So, who won the space race?

2011-07-21 12:28

Florida – Atlantis touched down for a final time today, ending its last mission to the International Space Station (ISS) and bringing down the curtain on Nasa’s 30-year space shuttle programme.

The shuttle and its four-member US crew cruised home to a predawn landing at Kennedy Space Center at 5.57am (local time), ending an era of human space exploration for the US and leaving Russia as the world’s only taxi to the ISS.

“Atlantis is home, its journey complete. A moment in history to be savoured,” mission control’s commentator in Houston said as the white orbiter, emblazoned with an American flag, rolled to a stop.

Shuttle commander Chris Ferguson praised the thousands of people who worked on the shuttle programme since its first space flight in 1981, saying: “The space shuttle has changed the way we view the world, it has changed the way we view our universe,” he said.

Twin sonic booms were heard over Florida moments before the shuttle glided home to perfect summer weather with clear skies and hardly any wind at the Kennedy Space Center.

Earlier, the crew woke to the song God Bless America, in preparation for the bittersweet end to the storied shuttle career, 42 years after US astronaut Neil Armstrong became the first person to set foot on the Moon as part of the Apollo 11 mission.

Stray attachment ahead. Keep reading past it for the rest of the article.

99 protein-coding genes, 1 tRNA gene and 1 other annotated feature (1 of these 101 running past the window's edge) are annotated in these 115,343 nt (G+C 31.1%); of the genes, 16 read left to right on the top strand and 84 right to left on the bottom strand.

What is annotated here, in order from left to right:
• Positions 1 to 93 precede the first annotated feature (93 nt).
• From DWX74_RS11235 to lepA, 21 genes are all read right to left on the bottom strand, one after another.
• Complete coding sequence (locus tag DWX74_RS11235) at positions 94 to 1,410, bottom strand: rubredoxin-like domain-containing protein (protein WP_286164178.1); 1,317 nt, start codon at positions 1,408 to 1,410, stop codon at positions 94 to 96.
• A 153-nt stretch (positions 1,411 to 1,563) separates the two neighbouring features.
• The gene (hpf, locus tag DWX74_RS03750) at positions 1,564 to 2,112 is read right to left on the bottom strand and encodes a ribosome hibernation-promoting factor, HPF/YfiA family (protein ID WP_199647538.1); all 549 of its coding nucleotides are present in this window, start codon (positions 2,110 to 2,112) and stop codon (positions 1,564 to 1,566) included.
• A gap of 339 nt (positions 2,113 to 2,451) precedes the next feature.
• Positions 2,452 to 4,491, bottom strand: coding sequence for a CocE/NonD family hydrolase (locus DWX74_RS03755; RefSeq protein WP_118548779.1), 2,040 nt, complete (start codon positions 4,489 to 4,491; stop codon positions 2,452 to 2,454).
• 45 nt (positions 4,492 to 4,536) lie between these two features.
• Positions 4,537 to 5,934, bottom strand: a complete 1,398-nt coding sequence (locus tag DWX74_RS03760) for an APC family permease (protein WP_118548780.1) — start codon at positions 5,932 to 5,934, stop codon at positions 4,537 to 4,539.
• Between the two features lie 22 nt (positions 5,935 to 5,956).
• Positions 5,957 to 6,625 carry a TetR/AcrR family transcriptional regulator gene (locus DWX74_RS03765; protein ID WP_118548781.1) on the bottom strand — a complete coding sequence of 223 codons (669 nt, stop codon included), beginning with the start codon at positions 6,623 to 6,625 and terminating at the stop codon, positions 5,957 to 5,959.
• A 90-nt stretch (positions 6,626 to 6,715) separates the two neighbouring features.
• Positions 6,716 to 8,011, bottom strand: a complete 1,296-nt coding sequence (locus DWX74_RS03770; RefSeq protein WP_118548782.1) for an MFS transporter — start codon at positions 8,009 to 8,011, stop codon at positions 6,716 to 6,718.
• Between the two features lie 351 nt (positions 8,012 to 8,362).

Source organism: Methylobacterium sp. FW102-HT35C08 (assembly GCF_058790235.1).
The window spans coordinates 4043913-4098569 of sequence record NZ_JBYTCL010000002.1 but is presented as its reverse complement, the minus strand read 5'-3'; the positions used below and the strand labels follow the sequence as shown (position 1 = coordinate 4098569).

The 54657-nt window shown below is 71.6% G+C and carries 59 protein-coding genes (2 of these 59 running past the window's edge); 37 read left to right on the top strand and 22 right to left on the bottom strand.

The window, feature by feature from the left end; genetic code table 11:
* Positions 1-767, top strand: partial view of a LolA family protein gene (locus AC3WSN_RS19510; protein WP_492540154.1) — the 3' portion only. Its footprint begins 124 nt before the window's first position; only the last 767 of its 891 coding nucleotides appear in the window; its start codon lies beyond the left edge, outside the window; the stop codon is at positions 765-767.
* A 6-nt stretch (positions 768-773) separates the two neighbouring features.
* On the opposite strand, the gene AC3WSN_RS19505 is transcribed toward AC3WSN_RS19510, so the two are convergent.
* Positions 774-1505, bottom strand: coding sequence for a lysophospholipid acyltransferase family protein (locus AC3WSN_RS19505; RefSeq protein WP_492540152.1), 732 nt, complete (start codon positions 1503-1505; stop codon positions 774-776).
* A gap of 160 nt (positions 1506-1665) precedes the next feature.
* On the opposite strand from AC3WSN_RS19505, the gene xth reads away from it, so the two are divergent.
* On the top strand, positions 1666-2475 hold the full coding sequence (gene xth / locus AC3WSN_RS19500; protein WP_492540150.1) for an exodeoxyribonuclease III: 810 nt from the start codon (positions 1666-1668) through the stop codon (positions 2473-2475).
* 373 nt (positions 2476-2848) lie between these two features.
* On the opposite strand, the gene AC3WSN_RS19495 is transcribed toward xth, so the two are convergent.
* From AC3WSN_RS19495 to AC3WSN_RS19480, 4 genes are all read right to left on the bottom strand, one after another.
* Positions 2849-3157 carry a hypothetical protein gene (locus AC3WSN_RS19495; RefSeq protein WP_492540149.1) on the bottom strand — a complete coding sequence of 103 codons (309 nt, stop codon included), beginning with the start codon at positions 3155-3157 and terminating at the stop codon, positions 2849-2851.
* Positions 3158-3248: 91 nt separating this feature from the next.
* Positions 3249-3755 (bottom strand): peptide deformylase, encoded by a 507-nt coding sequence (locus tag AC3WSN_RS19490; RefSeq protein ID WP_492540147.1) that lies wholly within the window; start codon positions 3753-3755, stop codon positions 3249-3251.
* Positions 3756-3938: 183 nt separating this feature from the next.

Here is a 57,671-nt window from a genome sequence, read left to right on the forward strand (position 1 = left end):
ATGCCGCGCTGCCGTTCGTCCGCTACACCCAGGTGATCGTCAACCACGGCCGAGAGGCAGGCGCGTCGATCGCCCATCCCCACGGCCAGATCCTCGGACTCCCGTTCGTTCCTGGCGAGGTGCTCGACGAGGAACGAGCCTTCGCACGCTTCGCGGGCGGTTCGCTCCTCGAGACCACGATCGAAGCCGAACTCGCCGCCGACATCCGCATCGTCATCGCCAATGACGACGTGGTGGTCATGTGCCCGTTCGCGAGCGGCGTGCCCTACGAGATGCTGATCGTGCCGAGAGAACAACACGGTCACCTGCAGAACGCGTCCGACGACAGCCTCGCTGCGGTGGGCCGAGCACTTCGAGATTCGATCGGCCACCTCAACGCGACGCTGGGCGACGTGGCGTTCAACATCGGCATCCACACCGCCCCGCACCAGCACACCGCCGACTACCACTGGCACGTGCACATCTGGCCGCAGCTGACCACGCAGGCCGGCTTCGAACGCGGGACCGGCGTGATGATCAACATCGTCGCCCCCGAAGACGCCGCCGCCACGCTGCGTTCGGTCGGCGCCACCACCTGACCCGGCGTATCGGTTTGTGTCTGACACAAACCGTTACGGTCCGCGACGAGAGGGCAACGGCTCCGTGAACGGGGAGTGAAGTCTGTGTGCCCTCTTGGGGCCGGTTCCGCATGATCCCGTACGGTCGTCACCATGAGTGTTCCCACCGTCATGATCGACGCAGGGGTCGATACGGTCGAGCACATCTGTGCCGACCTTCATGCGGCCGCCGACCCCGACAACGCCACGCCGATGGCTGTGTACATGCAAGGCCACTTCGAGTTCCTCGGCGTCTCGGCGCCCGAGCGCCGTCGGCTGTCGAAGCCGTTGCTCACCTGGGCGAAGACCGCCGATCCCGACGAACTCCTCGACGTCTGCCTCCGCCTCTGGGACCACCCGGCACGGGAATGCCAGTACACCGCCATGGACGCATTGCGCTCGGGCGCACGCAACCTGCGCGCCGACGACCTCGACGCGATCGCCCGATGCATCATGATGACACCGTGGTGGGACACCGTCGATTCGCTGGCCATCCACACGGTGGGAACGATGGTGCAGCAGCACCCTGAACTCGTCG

Over the course of the programme, five Nasa shuttles – Atlantis, Challenger, Columbia, Discovery and Endeavour – have comprised a fleet designed as the world’s first reusable space vehicles.

The remaining space craft will now become museum pieces.

Nasa’s astronaut corps now numbers 60, compared to the 128 employed in 2000, and thousands of people are being laid off from Kennedy Space Center.

But Nasa chiefs say future missions to deep space should revive hope in the US programme.

Yesterday, Nasa administrator Charles Bolden said the space agency was committed to the goals set out by US President Barack Obama to send humans to an asteroid in 2025 and explore Mars by 2030.

Nasa is building a Multi-Purpose Crew Vehicle that it hopes will be able to reach that goal, while it turns over low-orbit space travel and space station servicing to commercial ventures.

A commercial launcher and capsule built by a private corporation in partnership with Nasa may be ready to tote crew members as early as 2015.

Until the private sector fills the void left by the shuttle’s retirement, the world’s astronauts will rely on Russian Soyuz rockets for rides to the ISS.

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